Energy systems are vital to our society and daily living, playing a pivotal role in economic development. These systems are essential for energy production, conversion, transmission or transfer, storage, and utilization. ECS researchers are engaged in a wide range of energy systems research and made significant advancements in the areas of smart grid and building energy efficiency, energy conversion and storage, as well as biofuels and renewable energy sources. These research activities greatly improve the balance between energy supply and demand, increasing the energy efficiencies of buildings, industrial facilities and urban communities. Research in this area also makes major contributions to next-generation batteries for electrical power storage and utilization, conversion of biowastes into energy, heterogeneous catalysis for biofuel production, and maximizing the use of renewable energy such as solar, wind and geothermal sources.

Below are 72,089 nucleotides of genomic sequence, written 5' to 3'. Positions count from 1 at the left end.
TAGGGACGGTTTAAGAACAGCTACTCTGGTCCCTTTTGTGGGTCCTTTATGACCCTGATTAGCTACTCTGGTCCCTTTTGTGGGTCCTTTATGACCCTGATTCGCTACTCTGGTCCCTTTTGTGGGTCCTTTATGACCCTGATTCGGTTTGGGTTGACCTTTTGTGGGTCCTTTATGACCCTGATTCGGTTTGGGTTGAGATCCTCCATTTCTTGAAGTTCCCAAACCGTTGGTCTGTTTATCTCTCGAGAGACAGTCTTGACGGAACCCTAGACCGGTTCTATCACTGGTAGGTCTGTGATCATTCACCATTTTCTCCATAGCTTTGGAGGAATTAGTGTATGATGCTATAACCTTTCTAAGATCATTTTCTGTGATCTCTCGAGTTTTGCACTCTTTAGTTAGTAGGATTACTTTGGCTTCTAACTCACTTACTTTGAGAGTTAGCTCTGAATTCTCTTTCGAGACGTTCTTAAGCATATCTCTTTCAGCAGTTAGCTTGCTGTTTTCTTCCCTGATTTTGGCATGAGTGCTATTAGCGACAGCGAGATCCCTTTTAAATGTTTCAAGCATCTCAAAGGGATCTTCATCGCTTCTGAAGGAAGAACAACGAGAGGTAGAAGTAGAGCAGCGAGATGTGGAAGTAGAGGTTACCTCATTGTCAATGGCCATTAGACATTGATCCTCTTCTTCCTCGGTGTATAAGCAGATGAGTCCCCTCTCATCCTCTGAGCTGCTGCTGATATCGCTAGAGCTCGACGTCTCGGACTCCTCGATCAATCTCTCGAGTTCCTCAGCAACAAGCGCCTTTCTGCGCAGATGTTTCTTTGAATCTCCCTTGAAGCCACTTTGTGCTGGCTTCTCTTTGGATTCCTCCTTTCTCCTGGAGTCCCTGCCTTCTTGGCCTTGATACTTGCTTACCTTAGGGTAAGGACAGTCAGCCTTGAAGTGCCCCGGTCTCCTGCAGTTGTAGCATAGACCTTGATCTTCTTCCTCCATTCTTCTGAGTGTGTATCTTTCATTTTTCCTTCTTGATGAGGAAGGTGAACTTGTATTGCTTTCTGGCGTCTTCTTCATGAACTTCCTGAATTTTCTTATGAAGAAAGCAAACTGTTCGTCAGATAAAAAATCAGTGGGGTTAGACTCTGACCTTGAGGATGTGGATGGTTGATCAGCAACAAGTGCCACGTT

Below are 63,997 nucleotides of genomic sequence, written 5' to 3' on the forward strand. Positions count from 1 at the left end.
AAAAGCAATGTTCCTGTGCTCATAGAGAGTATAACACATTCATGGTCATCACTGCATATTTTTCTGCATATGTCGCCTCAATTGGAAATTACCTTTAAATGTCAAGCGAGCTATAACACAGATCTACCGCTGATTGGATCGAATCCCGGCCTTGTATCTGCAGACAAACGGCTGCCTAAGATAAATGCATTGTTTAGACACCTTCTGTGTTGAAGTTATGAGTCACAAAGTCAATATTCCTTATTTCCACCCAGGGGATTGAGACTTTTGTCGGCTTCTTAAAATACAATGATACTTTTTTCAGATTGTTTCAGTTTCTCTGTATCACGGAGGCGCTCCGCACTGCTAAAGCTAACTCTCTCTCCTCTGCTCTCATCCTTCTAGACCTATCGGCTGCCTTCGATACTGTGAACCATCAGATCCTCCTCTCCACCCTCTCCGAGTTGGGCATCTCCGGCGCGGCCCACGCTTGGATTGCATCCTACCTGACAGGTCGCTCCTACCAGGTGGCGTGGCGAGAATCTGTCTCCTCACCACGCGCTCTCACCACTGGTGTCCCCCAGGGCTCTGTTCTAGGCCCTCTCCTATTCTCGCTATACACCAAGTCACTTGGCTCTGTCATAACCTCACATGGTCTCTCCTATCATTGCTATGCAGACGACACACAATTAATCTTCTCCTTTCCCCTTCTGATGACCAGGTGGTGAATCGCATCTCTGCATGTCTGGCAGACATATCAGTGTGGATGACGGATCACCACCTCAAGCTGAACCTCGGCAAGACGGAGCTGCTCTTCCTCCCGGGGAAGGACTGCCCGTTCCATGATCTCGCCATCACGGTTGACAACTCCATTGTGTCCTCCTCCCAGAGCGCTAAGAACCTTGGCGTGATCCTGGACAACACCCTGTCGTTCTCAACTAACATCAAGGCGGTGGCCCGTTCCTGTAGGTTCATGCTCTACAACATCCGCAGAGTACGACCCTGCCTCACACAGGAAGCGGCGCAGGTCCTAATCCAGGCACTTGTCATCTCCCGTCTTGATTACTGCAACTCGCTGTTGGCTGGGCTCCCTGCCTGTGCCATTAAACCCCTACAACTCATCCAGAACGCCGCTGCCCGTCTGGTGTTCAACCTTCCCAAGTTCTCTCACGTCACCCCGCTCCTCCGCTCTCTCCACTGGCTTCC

Mechanical and Aerospace Engineering Professor Bing Dong in a lab with three students

One area of active research is Smart Grid and Building Energy Efficiency. Profs. Sara Eftekharnejad and Bing Dong examine the reliability and stability of power systems and develop approaches to optimize the energy supply and utilization of an urban community. As another example, the team of Dr. Bing Dong designs smart control algorithms to optimize the operation of buildings to reduce energy consumption based on building occupancy. Dr. Bing Dong has led an international collaborative group to develop a Global Building Occupant Behavior Database. Profs. Jensen Zhang and Bing Dong have collaborated with Profs. Bess Krietemeyer and Nina Sharifi of the School of Architecture in major DOE-funded research to develop and demonstrate integrated whole-building energy efficiency retrofit solution for residences in cold/very cold climates.

Some notable ECS news stories in this area include:

Please explore the departmental webpages or the researchers’ websites below for more information.